Background: Statins reduce cardiovascular events to a greater extent than can be explained by their effect on lipids. Several studies have attempted to elucidate mechanisms by which statins reduce cardiovascular risk.
Purpose: To summarize the effects of statins on nonlipid serum markers and to correlate statins' effect on serum markers with lipid levels and cardiovascular outcomes.
Data Sources: MEDLINE (1980 to 2003) search limited to English-language articles.
Study Selection: Studies reporting original data in at least 10 participants on the effect of statins on outcomes of interest, excluding studies of cerivastatin, drug combinations, and patients with organ transplants.
Data Extraction: Study design, sample size, treatment, and outcome data extracted on the basis of preestablished criteria. When appropriate, meta-analysis was performed by using a random-effects model.
Data Synthesis: All statins are effective at lowering C-reactive protein levels, and the effect is not dose-dependent. Studies do not demonstrate a correlation between statins' effects on C-reactive protein levels and on lipids or cardiovascular outcomes. Statins do not affect fibrinogen levels, and limited data suggest little effect on lipid oxidation, tissue plasminogen activator, or plasminogen activator inhibitor. Platelet aggregation data are inconclusive.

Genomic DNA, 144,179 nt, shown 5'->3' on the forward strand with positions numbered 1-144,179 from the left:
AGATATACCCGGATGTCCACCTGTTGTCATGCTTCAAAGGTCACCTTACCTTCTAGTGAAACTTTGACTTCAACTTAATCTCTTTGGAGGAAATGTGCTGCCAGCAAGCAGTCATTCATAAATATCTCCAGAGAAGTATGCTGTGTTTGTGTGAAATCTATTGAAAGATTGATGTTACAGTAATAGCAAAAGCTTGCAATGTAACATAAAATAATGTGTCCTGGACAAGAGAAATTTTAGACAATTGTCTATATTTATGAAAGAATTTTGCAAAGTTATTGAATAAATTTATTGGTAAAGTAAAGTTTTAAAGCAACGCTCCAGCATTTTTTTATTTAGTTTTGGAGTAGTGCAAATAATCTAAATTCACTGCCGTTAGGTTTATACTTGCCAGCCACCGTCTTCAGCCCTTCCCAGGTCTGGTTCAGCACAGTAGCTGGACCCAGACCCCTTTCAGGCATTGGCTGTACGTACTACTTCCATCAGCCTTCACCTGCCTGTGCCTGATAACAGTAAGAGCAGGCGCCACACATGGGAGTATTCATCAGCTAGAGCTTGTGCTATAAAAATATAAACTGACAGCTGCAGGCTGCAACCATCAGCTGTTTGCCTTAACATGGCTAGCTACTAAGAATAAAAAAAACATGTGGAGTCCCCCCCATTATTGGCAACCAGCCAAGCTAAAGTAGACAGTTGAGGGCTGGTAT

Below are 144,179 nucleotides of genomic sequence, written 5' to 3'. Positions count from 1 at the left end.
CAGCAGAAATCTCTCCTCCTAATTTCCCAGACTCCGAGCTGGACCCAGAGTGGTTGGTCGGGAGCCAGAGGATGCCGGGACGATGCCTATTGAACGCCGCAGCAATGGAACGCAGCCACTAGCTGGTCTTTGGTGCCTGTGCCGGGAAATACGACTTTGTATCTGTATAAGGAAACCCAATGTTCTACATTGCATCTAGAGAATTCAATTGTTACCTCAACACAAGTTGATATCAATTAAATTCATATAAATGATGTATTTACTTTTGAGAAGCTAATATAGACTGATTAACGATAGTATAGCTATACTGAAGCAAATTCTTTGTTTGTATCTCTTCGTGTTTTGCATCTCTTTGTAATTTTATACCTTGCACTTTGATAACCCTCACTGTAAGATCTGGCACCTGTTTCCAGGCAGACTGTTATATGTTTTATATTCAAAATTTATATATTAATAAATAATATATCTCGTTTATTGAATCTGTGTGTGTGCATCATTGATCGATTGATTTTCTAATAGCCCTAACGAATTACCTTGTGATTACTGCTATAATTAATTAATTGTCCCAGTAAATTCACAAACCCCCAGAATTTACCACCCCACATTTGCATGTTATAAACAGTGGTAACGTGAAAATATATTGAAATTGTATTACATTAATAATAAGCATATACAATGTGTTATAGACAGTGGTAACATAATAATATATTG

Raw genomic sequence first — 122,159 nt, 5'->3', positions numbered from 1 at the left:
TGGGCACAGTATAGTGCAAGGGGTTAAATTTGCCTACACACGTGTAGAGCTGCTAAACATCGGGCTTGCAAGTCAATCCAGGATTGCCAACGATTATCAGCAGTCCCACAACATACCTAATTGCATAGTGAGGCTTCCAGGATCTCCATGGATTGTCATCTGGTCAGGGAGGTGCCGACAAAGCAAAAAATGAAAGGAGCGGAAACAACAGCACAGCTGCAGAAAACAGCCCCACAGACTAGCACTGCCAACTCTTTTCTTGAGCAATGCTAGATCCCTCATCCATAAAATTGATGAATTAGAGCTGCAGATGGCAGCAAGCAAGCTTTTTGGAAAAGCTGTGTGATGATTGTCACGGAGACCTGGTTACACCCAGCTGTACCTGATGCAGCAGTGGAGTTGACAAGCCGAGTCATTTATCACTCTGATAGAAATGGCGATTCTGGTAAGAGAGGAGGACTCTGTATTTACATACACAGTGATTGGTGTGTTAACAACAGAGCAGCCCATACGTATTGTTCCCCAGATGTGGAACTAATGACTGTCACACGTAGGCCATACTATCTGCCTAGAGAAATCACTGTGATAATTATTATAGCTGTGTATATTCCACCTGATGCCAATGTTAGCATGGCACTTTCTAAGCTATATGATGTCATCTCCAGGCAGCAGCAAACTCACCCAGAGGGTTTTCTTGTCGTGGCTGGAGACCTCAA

Conclusions: Among nonlipid serum markers examined, only C-reactive protein levels are statistically significantly affected by statins. These findings suggest that statin-mediated anti-inflammatory effects may contribute to the ability of statins to reduce risk for cardiovascular disease. Overall, however, available data are insufficient to support recommendations for using nonlipid serum markers in decisions regarding statin therapy for individual patients.